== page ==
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America is no longer a discriminatory nation. There is no slavery, no Jim Crow laws, no "separate but equal" standard to hold establishments by. Affirmative Action is the final artifact of a forgotten chapter in our nation's history. While it is true that the scars left by slavery, redlining, and exclusion continue to have an impact on the accumulated wealth of American blacks, the problem lies not with continued discrimination, but with a neglected lower class. Giving preference based on race is overt discrimination, but preference based upon the economic status of a job/college applicant addresses past discrimination without perpetuating the idea that "two wrongs make a right".

Because impoverished people are more likely to be racial minorities, class-based affirmative action promotes equality of opportunity to those who most need it while avoiding the targeting of specific groups for policies. Class is a better indicator of true disadvantage, and has become socially more important than race. (4)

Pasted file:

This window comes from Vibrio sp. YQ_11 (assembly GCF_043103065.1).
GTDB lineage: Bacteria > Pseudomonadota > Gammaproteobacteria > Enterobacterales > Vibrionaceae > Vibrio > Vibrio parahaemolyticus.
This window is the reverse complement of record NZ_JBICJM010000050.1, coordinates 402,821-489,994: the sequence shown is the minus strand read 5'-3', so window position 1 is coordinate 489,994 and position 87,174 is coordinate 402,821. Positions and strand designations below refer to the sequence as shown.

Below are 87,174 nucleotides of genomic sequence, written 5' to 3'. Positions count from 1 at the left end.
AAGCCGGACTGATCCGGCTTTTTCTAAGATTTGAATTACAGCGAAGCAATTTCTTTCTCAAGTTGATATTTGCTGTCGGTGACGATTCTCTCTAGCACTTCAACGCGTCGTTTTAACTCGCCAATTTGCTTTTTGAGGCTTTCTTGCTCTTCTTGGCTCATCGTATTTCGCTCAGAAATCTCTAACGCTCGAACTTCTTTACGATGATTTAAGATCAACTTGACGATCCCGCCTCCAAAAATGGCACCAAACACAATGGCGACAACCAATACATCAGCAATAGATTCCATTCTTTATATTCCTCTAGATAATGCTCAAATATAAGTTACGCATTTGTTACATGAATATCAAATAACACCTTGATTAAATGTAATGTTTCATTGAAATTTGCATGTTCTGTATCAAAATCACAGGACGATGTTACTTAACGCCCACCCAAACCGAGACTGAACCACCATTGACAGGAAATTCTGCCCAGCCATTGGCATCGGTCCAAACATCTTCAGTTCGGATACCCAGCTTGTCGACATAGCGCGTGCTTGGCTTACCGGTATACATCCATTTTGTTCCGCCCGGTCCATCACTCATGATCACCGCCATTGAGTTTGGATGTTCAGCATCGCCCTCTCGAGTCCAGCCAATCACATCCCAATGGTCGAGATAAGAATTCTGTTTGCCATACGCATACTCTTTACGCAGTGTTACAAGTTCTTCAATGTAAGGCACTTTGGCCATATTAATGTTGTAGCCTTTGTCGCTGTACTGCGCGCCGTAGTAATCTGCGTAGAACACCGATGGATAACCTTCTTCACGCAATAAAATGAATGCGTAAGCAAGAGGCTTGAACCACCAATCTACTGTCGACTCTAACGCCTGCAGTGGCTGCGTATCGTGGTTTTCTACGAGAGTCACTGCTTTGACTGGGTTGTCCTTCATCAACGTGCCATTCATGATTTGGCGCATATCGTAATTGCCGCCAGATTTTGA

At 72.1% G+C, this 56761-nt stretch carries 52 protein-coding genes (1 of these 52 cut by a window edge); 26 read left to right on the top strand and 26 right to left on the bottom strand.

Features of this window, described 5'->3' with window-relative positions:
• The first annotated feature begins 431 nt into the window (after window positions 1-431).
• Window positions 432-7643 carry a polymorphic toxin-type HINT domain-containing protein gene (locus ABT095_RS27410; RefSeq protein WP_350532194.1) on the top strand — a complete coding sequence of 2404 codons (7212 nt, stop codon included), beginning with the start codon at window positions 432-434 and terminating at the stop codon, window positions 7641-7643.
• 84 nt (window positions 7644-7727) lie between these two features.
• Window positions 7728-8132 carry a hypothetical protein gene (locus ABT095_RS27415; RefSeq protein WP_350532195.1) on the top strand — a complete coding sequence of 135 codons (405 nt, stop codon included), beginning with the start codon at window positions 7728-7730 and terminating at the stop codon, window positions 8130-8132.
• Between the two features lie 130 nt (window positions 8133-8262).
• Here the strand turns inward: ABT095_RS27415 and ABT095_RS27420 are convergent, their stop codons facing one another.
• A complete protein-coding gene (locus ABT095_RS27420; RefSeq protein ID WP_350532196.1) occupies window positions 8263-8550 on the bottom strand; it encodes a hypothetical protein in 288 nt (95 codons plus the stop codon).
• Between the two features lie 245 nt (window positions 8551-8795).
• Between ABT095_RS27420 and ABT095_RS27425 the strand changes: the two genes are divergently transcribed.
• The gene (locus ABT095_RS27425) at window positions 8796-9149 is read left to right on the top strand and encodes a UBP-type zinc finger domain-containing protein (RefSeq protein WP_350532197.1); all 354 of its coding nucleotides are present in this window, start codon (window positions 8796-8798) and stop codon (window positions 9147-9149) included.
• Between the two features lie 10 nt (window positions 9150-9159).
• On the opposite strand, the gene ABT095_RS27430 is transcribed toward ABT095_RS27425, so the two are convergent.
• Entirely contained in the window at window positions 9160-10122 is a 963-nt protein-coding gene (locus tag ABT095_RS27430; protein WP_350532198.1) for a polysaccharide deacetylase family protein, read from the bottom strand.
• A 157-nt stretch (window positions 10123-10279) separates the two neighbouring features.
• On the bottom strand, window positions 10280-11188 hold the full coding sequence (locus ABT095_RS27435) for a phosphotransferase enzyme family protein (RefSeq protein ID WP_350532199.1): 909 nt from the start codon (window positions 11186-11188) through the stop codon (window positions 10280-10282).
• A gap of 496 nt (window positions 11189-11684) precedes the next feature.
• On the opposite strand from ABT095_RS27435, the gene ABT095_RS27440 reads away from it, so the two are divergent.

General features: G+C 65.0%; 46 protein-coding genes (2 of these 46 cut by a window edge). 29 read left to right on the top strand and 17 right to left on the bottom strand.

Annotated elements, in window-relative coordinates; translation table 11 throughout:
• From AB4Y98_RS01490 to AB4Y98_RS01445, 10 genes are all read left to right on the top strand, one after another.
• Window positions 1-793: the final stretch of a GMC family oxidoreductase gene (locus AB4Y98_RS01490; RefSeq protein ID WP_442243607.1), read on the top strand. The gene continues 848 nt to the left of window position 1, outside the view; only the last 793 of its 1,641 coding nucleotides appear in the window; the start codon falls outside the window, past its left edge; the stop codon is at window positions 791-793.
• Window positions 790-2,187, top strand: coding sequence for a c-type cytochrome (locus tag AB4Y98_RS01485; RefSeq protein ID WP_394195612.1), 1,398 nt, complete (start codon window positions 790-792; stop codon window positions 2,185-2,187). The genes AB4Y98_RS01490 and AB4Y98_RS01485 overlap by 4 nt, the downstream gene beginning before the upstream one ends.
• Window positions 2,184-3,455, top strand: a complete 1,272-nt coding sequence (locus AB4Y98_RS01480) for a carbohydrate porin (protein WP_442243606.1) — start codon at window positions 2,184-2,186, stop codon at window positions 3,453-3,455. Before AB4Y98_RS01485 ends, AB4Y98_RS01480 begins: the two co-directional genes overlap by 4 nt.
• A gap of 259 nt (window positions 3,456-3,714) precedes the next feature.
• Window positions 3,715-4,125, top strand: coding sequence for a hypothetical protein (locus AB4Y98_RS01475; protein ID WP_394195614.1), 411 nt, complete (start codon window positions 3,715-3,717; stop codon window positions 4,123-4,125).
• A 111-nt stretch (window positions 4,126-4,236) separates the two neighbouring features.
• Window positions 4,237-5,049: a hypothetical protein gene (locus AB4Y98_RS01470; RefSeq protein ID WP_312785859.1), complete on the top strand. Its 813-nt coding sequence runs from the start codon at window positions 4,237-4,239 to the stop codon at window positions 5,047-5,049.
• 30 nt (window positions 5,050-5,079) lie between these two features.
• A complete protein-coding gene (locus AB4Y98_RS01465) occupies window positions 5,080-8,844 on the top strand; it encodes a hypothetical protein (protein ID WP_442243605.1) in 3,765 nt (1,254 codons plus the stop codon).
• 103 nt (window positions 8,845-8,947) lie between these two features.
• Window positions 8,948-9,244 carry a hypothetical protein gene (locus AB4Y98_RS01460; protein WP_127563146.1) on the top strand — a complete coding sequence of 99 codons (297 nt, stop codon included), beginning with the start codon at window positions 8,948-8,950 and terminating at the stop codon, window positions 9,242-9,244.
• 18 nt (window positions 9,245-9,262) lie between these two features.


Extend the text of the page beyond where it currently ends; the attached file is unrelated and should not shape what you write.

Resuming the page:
If all racism were to end, there would still be major socioeconomic inequalities which separate classes and groups. Thus, these inequalities and the issue which must be addressed when determining the bias towards a potential job/college applicant. (5)

(4)http://researchnetwork.pearson.com...
(5)http://nymag.com...
Debate Round No. 4
MByronNHS

Pro

How is a hiring manager supposed to know what an applicant's class? The only way to find out what an applicants social class is. So, the only way that managers could higher based on applicant's financial standing would be to directly ask how much money the applicant is making a year as well as if the applicant receives any government benefits. That gets unfair because many employers may chose to higher someone who needs the money over someone who is wealthy but well classified to the job. Knowing the applicant's social class leads to playing with the emotions of the one highering.

I agree with my opponents point where often lower class members of society are minorities but I am unsure how an employer would know this.

Affirmative Action is necessary in the work place for equal opportunity in the workplace for both color and race.
GSchroeterNHS

Con

GSchroeterNHS forfeited this round.
Debate Round No. 5